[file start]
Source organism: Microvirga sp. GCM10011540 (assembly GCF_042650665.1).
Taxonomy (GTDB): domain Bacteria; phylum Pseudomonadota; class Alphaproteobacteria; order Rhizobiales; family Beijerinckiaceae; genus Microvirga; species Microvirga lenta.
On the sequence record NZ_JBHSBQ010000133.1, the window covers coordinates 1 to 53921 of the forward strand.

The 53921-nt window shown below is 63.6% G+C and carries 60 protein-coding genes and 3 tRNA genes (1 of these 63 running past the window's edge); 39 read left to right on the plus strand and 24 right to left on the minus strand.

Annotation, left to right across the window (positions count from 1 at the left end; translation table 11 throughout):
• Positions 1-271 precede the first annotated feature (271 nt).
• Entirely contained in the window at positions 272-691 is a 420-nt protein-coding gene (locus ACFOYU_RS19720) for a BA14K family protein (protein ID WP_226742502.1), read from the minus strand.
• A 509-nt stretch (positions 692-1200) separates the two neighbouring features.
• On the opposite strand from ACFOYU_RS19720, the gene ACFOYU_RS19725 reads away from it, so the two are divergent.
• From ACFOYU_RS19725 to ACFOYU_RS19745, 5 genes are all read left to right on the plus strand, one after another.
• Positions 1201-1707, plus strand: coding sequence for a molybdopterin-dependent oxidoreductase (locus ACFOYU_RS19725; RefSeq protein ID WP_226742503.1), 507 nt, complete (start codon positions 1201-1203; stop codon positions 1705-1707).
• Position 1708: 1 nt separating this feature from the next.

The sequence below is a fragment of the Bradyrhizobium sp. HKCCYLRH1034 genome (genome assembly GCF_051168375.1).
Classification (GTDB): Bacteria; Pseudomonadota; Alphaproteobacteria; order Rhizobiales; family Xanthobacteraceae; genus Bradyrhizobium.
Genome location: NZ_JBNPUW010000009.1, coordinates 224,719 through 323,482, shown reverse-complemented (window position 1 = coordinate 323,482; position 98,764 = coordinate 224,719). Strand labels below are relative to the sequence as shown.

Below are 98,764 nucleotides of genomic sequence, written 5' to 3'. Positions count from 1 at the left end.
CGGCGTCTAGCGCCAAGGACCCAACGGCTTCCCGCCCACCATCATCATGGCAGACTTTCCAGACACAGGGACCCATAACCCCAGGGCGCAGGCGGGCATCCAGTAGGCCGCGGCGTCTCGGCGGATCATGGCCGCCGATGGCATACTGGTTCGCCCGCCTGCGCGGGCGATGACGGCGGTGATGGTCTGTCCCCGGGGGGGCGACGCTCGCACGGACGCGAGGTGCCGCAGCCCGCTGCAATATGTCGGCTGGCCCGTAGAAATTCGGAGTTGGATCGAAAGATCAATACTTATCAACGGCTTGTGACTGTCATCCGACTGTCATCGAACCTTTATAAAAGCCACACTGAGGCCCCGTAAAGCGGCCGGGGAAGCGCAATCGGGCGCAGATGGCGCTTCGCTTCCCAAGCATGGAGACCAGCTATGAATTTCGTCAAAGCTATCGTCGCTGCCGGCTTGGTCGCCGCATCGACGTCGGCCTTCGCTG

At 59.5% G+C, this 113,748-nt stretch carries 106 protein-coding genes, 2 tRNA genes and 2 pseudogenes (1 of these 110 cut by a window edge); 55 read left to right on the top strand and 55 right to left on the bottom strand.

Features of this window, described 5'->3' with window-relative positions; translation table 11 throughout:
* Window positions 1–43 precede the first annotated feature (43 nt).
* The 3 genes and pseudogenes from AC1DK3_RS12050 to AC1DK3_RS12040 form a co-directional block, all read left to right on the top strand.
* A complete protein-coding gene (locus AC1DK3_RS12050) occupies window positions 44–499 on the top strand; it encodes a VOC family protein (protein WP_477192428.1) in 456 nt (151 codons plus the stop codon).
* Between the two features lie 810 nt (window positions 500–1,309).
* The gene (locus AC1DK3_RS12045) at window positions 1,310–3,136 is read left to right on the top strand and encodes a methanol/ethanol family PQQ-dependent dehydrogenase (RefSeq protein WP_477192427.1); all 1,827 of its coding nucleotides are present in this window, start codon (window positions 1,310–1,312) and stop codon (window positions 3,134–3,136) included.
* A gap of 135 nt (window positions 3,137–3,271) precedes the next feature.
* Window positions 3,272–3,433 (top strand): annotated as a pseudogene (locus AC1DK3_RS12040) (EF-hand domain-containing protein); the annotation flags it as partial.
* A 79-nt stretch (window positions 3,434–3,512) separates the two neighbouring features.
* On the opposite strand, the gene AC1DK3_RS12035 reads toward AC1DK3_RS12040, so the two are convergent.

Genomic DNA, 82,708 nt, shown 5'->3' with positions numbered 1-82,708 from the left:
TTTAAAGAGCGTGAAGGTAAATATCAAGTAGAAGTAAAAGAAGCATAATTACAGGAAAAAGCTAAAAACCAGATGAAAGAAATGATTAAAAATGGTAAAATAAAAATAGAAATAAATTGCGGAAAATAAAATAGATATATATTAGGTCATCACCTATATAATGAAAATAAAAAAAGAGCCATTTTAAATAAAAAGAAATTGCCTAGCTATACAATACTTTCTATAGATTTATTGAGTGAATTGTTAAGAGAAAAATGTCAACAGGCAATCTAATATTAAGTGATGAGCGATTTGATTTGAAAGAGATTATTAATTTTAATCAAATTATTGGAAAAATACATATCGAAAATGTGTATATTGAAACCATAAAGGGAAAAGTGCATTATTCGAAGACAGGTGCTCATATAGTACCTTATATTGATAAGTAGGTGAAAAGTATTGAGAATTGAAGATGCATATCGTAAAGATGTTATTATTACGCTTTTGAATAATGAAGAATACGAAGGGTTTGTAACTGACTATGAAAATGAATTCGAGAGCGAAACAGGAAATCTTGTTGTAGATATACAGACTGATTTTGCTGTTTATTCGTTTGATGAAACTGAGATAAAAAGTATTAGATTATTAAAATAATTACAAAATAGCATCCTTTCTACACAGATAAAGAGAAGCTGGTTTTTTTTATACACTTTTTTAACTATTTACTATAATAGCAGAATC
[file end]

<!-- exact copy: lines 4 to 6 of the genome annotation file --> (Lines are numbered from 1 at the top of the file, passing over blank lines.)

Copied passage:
The 53921-nt window shown below is 63.6% G+C and carries 60 protein-coding genes and 3 tRNA genes (1 of these 63 running past the window's edge); 39 read left to right on the plus strand and 24 right to left on the minus strand.

Annotation, left to right across the window (positions count from 1 at the left end; translation table 11 throughout):
• Positions 1-271 precede the first annotated feature (271 nt).